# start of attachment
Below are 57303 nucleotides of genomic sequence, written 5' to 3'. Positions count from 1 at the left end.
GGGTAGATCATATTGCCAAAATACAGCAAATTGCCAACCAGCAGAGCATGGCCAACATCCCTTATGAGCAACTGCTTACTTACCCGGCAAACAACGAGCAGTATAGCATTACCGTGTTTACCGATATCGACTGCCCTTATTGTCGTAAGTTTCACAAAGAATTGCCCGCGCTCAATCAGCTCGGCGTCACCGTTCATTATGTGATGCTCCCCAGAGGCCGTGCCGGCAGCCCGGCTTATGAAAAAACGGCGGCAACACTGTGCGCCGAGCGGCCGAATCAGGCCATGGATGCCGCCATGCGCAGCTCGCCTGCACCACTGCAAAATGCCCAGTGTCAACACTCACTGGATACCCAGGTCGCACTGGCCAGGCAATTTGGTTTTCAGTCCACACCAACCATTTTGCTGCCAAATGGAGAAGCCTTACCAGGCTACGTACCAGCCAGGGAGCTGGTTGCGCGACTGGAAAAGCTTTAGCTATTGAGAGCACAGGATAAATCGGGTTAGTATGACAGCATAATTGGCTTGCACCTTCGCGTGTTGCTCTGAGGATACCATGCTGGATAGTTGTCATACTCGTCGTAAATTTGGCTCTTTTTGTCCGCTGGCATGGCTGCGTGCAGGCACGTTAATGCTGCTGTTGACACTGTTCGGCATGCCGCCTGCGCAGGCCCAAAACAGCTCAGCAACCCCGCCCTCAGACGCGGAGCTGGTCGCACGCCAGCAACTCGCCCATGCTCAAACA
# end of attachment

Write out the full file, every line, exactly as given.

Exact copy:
Below are 57303 nucleotides of genomic sequence, written 5' to 3'. Positions count from 1 at the left end.
GGGTAGATCATATTGCCAAAATACAGCAAATTGCCAACCAGCAGAGCATGGCCAACATCCCTTATGAGCAACTGCTTACTTACCCGGCAAACAACGAGCAGTATAGCATTACCGTGTTTACCGATATCGACTGCCCTTATTGTCGTAAGTTTCACAAAGAATTGCCCGCGCTCAATCAGCTCGGCGTCACCGTTCATTATGTGATGCTCCCCAGAGGCCGTGCCGGCAGCCCGGCTTATGAAAAAACGGCGGCAACACTGTGCGCCGAGCGGCCGAATCAGGCCATGGATGCCGCCATGCGCAGCTCGCCTGCACCACTGCAAAATGCCCAGTGTCAACACTCACTGGATACCCAGGTCGCACTGGCCAGGCAATTTGGTTTTCAGTCCACACCAACCATTTTGCTGCCAAATGGAGAAGCCTTACCAGGCTACGTACCAGCCAGGGAGCTGGTTGCGCGACTGGAAAAGCTTTAGCTATTGAGAGCACAGGATAAATCGGGTTAGTATGACAGCATAATTGGCTTGCACCTTCGCGTGTTGCTCTGAGGATACCATGCTGGATAGTTGTCATACTCGTCGTAAATTTGGCTCTTTTTGTCCGCTGGCATGGCTGCGTGCAGGCACGTTAATGCTGCTGTTGACACTGTTCGGCATGCCGCCTGCGCAGGCCCAAAACAGCTCAGCAACCCCGCCCTCAGACGCGGAGCTGGTCGCACGCCAGCAACTCGCCCATGCTCAAACA